Saturday, October 24, 2015

A Comment on Noah Feldman on Judge Gordon Quist

A few days ago, a panel of the Ninth Circuit granted reconsideration in an important trademark infringement case about Amazon's habit, when a customer searches for a brand of product Amazon doesn't carry, of returning search results containing clearly labeled competitor products.  In July, the Ninth Circuit held, 2-1, that there was a genuine issue of fact as to whether Amazon's search results created a likelihood of confusion; on Wednesday, they granted reconsideration and held 2-1 that there was no genuine issue of fact on likelihood of confusion.  Judge Gordon Quist, a Michigan district judge sitting by designation, switched his vote but didn't write to explain why; the author of the original majority opinion, Judge Bea, became the lone dissenter, while the original dissenter, Judge Silverman, became the author of the majority opinion.  Judge Silverman's majority opinion cites no new facts or law; apparently Judge Quist was convinced by Amazon's briefing and/or Judge Silverman's excellent dissent (which persuaded me when I read the original opinion in July) that he was wrong the first time.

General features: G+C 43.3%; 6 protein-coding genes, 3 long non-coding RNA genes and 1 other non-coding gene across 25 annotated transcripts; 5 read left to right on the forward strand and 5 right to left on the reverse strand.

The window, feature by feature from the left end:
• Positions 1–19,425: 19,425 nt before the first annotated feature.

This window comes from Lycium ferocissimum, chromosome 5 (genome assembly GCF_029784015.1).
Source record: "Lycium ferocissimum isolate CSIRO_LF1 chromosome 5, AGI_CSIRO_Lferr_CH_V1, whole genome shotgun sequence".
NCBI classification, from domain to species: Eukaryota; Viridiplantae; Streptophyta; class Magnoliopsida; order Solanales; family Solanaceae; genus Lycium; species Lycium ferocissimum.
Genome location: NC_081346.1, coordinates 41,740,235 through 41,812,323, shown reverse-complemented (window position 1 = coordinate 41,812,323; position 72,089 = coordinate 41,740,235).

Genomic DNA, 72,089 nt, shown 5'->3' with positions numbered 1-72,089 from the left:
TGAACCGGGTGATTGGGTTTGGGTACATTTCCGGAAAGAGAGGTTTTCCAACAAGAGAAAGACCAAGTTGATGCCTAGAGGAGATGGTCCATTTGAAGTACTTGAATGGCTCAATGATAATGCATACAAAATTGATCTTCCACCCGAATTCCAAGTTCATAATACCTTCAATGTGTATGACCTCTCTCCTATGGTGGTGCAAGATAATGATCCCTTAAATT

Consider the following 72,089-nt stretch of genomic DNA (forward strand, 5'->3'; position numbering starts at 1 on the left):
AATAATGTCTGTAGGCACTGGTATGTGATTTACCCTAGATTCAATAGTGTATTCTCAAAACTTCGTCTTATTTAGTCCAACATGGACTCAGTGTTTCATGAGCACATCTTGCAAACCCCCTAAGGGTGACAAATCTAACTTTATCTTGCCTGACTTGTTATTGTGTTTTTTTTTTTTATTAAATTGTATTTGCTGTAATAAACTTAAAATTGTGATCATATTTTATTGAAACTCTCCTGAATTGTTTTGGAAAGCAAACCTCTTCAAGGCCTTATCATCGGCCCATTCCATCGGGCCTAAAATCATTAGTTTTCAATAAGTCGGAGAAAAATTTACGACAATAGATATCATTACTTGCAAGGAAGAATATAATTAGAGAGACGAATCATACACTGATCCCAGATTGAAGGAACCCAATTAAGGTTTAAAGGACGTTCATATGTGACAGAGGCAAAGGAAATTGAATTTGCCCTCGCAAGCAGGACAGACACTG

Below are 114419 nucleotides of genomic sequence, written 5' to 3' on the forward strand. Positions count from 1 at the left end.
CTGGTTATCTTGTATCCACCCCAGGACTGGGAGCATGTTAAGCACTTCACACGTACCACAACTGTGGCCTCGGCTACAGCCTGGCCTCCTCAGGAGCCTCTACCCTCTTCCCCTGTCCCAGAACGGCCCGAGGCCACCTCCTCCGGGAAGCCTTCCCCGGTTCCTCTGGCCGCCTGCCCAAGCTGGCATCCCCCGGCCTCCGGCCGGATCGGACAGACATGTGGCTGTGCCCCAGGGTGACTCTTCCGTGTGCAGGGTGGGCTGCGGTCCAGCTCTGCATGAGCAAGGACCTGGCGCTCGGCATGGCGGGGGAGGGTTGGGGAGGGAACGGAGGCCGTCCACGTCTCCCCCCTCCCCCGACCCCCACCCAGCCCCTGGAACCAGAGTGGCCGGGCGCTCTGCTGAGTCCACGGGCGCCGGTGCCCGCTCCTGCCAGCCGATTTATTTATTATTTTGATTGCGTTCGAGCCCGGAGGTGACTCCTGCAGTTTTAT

As far as I can see, there's nothing remotely troubling about this.  He's probably right.*  He has no more duty to write a separate opinion explaining his changed vote than he had a duty to write a concurring opinion explaining his initial vote.  And if anything, he should be praised for the attention he evidently gave Amazon's motion for reconsideration, when such motions are routinely denied without much thought, and for his willingness to change his mind in a high-profile case for what apparently seemed to him like sound legal reasons.

Harvard Law professor Noah Feldman, however, filing his near-daily column at Bloomberg View, comments that Judge Quist's switch is an occasion to think about whether allowing district judges to sit by designation on circuit panels is a good idea, particularly when those judges are Judge Quist:

Hearing cases in Pasadena, California, where the Amazon-MTM case was argued, isn’t the worst form of work-related travel for a semiretired Michigander. Quist became a judge in 1992, and it seems churlish to deny him a little fun in the sun after almost a quarter-century in public service. But it's worth using his flip to ask whether this kind of designation is really such a good idea. Little in Quist’s judicial career or in his legal career before that, mostly in Grand Rapids, Michigan, can have prepared him for the stakes of this Amazon case. His final decision may be correct, or maybe his first one was -- but we will probably never know why he changed his mind.